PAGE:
Judge Upholds Wisconsin Paid Sick Leave Law — Will Republicans Move To Block It?

The United States is one of the only countries in the developed world that does not guarantee its workers some form of paid sick leave. However, two cities — San Francisco and Washington, D.C. — have passed their own laws to guarantee workers paid time off when they’re sick.

In 2008, Milwaukee, Wisconsin became the third U.S. city to require paid sick leave for workers, when voters overwhelmingly approved a referendum, but the measure has been tied up in the Wisconsin courts ever since. Today, the Wisconsin Court of Appeals finally ruled that the law can move forward. The Wisconsin Supreme Court deadlocked over the issue last year, giving the Court of Appeals the power to affirm the law.

However, Wisconsin’s Republicans are now moving legislation to block Milwaukee, or any other Wisconsin city, from ever implementing the law:

Republican legislators have drafted a bill that would prohibit municipalities from setting paid sick leave requirements that exceed state requirements. State law requires firms provide sick leave, but not paid time off. The proposal passed the Wisconsin Senate on a 19-0 vote on March 3, and awaits a hearing by the Wisconsin Assembly on Labor and Workforce Development. Assembly Speaker Jeff Fitzgerald (R-Horicon) supports the legislation, said communications director John Jagler.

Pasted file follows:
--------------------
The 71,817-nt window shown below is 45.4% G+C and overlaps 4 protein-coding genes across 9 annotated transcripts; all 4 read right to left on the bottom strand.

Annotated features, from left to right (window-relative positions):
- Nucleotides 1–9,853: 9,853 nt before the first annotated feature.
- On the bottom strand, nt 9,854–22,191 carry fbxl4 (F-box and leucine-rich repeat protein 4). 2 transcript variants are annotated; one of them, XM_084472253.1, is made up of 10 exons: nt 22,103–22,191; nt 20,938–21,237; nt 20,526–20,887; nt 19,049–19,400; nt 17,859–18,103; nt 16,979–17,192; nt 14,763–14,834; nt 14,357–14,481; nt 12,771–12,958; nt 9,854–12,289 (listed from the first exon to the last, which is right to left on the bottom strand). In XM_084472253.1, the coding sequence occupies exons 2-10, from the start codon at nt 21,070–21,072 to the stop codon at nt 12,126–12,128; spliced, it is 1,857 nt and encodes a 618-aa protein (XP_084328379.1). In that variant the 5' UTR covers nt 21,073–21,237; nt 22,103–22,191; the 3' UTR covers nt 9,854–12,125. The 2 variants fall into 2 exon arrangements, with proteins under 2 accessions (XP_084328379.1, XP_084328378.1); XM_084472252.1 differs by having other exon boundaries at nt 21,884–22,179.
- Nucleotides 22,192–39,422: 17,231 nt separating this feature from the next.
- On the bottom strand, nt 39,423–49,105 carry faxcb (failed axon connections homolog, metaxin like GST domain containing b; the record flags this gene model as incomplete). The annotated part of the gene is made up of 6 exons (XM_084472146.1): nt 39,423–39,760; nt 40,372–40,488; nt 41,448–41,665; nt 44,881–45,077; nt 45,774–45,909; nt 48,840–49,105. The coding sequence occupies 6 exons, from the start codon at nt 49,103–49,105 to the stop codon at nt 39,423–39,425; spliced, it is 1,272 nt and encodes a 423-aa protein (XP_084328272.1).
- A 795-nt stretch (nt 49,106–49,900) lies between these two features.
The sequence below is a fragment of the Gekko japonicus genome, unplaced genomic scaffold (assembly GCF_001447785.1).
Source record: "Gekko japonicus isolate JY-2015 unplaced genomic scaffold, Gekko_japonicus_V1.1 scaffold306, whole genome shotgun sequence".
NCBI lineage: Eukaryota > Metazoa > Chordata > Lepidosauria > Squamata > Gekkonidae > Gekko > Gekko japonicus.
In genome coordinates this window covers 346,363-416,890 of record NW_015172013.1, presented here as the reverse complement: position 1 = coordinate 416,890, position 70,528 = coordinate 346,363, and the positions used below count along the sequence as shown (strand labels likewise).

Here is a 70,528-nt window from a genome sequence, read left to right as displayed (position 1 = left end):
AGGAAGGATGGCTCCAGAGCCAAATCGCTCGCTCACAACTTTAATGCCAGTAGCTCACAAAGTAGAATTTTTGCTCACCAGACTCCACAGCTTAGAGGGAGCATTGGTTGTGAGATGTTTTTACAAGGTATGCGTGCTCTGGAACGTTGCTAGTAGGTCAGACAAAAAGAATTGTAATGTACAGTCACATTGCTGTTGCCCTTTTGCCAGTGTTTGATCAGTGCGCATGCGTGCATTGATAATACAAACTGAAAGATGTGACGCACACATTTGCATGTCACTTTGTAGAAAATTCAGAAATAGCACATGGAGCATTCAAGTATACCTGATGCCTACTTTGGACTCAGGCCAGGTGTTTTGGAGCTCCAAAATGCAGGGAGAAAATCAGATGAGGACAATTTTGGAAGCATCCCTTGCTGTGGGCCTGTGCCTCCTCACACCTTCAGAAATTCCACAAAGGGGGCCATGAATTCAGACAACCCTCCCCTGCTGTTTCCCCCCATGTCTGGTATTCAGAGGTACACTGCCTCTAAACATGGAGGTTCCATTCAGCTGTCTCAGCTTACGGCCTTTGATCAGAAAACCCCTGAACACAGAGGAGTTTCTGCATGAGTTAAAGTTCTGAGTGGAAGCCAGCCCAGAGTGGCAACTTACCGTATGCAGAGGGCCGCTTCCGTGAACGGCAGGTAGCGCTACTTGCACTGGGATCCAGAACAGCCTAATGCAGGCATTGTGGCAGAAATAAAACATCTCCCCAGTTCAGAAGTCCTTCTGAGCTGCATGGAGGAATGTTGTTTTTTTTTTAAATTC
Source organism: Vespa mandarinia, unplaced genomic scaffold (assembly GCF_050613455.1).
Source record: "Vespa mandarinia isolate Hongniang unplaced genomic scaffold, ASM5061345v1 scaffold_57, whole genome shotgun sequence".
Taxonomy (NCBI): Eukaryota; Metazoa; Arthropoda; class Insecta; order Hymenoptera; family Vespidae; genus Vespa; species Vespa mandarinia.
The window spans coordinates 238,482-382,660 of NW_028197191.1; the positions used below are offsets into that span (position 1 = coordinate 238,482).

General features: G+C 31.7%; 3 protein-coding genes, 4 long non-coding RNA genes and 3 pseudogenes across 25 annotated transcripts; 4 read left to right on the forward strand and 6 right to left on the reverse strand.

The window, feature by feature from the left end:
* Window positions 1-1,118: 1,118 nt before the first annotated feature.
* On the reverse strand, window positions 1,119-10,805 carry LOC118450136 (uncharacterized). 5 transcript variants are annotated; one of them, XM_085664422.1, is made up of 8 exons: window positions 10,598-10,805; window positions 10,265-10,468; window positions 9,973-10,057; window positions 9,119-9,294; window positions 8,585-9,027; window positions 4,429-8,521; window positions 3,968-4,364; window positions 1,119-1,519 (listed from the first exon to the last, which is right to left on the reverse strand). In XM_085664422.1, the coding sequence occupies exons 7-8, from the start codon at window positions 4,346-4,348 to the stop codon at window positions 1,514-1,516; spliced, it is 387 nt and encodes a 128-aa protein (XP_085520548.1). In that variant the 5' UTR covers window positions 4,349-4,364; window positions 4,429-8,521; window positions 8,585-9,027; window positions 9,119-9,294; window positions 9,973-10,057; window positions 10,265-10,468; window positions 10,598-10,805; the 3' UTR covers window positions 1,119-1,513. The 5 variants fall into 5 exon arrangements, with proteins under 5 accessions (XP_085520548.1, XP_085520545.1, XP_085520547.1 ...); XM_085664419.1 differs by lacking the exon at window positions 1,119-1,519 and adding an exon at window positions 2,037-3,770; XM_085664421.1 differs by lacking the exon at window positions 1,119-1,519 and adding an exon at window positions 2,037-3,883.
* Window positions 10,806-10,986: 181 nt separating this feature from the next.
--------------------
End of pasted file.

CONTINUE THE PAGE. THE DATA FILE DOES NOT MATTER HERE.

Wisconsin’s state Republicans — along with Gov. Scott Walker (R) — have already made their contempt for workers well known, passing a bill that stripped public employees of their collective bargaining rights. But refusing to provide paid sick leave to workers is short-sighted, dismissing the myriad benefits such a policy provides.

After all, the U.S. economy loses $180 billion in productivity annually due to sick employees attending work and infecting other workers. And lack of paid leave not only means sick employees coming to work, but sick children being sent to school by parents who can’t afford to take time off to care for them.

The common argument against providing paid sick leave is that it will drive up costs for businesses. However, the Drum Major Institute released a study examining San Francisco’s paid sick leave law and found “no evidence that businesses in San Francisco have been negatively impacted by the enactment of paid sick leave.”

Wisconsin’s Republicans have already demonized their public employees in order to pass union-busting measures and propose draconian cuts to health care and education. Denying workers paid sick leave, which Wisconsinites voted for by a huge margin, would be adding insult to injury. Protests against the legislature’s move to block the paid sick day measure are taking place at noon today.